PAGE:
Government Itself is the Problem – Not the Form of Government

Government Itself is the Problem – Not the Form of Government
As the Yellow Hermit kingdom reeks withs corruption – the Philippines and Filipinos are in search for solutions. Obviously each group has their pet solutions – as I have mine.
I would state that there two basic camps in the search for solutions – authoritarian and libertarian.
You can easily recognize the supporters of authoritarianism. These people think that government is the answer to improving lives. They think that government can be “fixed” by changing its form of government.
The libertarian camp is a rather new phenomenon in the Philippine debate. Libertarians think that government cannot be fixed because government by its coercive and intrusive nature – is the problem. No matter what form of government is adopted (presidential, parliamentary, monarchial, socialist) – government will dip its hand into your income and redistribute your money to the vested interests – whether rich cronies or grassroots associations of the political base of the incumbents.
Separating the Chaff from the Wheat
Here is an example of how the authoritarians presented their case
Orion's FLAWED Analysis
Note further, the fixation on GDP per capita. Now would be a good time to remind people that GDP per capita is a measure of national income  - and is not a measure of individual incomes. All it does is divide the GDP by the population size.
Comparisons of national wealth are also frequently made on the basis of nominal GDP, which does not reflect differences in the cost of living in different countries.
When only 2% to 3% of the population control all the assets in the country – the GDP per capita values no longer apply to the 97% of the population who don’t own jack.
You know what this reminds me of? It reminds me of Noynoy Aquino, who keeps on talking about GDP growth. It’s growth alright – but, only for the few 2%-3% who control 80% of the country’s assets.
And here is the reply of the libertarian camp.
When we look into the details of Orion’s chart, he was pointing out the “dishonesty” in the hybrid systems. Now, the hybrid systems are a combination of presidential and parliamentary systems – thus, semi-presidential and semi-parliamentary can be in both camps.
What Orion conveniently missed in his chart, are the items he highlighted in green, and which for further clarity, I have encircled in red. Obviously, these highlighted items are not hybrid systems and are PURE parliamentary systems.
Thus while Orion was chewing the bone on the hybrid systems, he just had to pretend that the items  highlighted in green and encircled in red – PARLIAMENTARY SYTEMS –  which have high unemployment, have high spending – do not exist.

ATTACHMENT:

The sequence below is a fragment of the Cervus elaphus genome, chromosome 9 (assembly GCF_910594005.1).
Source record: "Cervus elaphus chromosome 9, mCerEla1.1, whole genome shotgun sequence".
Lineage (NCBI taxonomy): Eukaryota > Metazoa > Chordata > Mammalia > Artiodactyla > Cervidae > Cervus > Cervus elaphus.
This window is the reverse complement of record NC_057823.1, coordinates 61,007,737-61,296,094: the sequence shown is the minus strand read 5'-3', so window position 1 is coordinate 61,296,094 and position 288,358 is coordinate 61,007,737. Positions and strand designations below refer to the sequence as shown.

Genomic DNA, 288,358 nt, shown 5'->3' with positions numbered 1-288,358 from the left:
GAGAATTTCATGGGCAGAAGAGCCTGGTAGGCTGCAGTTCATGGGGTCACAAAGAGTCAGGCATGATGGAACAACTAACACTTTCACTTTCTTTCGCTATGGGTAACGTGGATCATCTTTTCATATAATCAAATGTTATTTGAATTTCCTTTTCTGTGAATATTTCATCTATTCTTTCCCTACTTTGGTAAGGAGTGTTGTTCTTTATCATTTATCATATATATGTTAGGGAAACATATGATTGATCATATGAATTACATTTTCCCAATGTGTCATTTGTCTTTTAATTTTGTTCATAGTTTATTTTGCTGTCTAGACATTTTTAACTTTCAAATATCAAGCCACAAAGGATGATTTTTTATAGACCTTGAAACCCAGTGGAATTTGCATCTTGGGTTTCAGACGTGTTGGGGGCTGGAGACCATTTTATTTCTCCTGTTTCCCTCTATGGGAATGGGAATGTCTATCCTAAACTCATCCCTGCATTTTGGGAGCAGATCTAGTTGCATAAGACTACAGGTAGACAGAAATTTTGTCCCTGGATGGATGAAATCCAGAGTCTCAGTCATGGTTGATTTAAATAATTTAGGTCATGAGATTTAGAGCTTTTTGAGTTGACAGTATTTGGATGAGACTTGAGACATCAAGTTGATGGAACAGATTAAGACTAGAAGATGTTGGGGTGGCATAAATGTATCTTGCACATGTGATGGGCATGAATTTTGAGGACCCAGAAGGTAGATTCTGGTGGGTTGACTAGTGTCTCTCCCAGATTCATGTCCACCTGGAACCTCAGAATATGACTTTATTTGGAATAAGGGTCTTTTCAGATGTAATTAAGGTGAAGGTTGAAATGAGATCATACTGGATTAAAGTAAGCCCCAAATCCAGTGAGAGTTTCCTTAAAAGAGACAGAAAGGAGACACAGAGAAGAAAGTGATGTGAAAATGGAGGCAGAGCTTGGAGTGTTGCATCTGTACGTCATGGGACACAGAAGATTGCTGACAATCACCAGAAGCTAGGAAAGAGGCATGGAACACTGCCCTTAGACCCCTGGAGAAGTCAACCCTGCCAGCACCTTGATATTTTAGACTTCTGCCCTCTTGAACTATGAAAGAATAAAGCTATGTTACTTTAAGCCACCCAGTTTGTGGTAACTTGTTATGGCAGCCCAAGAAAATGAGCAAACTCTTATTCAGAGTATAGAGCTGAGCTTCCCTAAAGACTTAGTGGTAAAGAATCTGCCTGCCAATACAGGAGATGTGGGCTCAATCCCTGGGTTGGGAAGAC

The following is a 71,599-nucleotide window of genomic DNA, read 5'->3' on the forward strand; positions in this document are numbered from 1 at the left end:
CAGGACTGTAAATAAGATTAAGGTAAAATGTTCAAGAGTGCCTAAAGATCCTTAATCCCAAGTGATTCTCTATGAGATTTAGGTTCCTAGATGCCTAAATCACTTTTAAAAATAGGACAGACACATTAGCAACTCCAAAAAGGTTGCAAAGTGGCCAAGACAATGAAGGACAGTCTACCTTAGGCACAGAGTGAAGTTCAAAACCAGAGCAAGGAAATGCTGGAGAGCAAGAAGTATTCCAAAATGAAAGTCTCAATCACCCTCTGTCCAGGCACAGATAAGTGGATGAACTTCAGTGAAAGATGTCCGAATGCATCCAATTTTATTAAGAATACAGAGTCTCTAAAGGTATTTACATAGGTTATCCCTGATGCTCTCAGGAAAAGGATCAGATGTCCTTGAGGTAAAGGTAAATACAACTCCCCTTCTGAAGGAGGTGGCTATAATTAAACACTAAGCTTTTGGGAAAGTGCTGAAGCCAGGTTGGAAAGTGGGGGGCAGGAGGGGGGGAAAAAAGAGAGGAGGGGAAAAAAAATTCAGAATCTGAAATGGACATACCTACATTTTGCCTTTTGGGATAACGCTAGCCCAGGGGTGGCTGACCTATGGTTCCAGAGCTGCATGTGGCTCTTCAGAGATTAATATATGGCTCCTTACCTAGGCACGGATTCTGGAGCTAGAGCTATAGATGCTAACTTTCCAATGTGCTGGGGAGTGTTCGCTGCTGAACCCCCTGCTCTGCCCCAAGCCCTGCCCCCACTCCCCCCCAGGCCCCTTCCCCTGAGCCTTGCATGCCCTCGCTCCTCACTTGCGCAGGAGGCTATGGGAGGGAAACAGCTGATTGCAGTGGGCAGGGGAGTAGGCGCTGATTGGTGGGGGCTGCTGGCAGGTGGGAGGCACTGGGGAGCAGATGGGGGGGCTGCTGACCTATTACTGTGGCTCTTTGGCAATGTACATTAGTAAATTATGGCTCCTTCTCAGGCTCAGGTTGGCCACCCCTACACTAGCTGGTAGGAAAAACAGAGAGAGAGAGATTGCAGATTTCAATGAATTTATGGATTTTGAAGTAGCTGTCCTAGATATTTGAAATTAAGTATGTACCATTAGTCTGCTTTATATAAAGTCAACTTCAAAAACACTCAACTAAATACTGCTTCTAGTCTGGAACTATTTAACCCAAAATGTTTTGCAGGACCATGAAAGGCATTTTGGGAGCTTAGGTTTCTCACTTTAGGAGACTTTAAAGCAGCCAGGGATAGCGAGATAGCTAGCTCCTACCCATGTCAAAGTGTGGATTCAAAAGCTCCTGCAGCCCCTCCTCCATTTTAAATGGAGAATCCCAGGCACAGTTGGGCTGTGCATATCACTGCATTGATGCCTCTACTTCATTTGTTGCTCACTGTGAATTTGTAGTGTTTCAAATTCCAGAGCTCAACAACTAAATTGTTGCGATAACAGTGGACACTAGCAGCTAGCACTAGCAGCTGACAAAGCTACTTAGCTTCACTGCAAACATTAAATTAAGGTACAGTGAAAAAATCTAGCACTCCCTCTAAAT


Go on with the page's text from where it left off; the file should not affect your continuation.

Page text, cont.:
The phenomenon of singling out the hybrids – while conveniently blocking out the presence of PURE PARLIAMENTARY systems is an example of cognitive bias.
A cognitive bias is a pattern of deviation in judgment, whereby inferences about other people and situations may be drawn in an illogical fashion.Individuals create their own subjective social reality from their perception of the input.
An individual’s construction of social reality, not the objective input, may dictate their behaviour in the social world. Thus, cognitive biases may sometimes lead to perceptual distortion, inaccurate judgment, illogical interpretation, or what is broadly called irrationality
The rhetoric of “more efficient government” is alluring. However, what are the facts?
On Public Spending
Spending and System of Government

On Taxation
Tax Burden and System of Government
On Unemployment

More Irrelevant Indexes
The supporters of authoritarianism claim that parliamentary systems are less corrupt – based on the Corruptions Index of Transparency international.
The corruption perceptions index makes good headlines BUT it is facing severe criticism in its methodology.
Elaine Byrne, in an article titled “Problems with Transparency International corruption perception index” pointed out the following:
The CPI has been credited widely with putting the issue of corruption on the global policy agenda and raising international awareness about the phenomenon. Nonetheless, the CPI has been the focus of much criticism regarding its methodology (Arndt and Oman 2006; Galtung 2006).
There is growing concern among anti-corruption agencies and the international community that perception-based indexes are not accurate measures. The best perception-based surveys do not always account for indirect effects of subjective factors, and their margins of error are large when compared with actual corruption (Bertrand and Mullainathan 2001).

Orion's Flawed Analysis 2
As the country searches for solutions, we need to be very careful not to be hoodwinked by supporters of authoritarianism.
Frankly, presidential yellow, parliamentary yellow – same yellow welfare state policies – and yet the authoritarianists expect different results.
The INCORRECT 3 point agenda.
The incorrect 3 point agenda boils down to this – open the economy so that people will have jobs and incomes – that can be taxed and redistributed more efficiently by government.
To the authoritarians, the implosion of the economies of the Euro parliaments does not exist because there is a parliamentary Singapore that did not implode. Which again brings out the point consistently missed by the authoritarians – given the same parliamentary system – ceteris paribus – all things being equal in the form of government, it boils down to economic policy – just compare the health care systems of Singapore (which has minimal government intervention) versus the health care of Australia.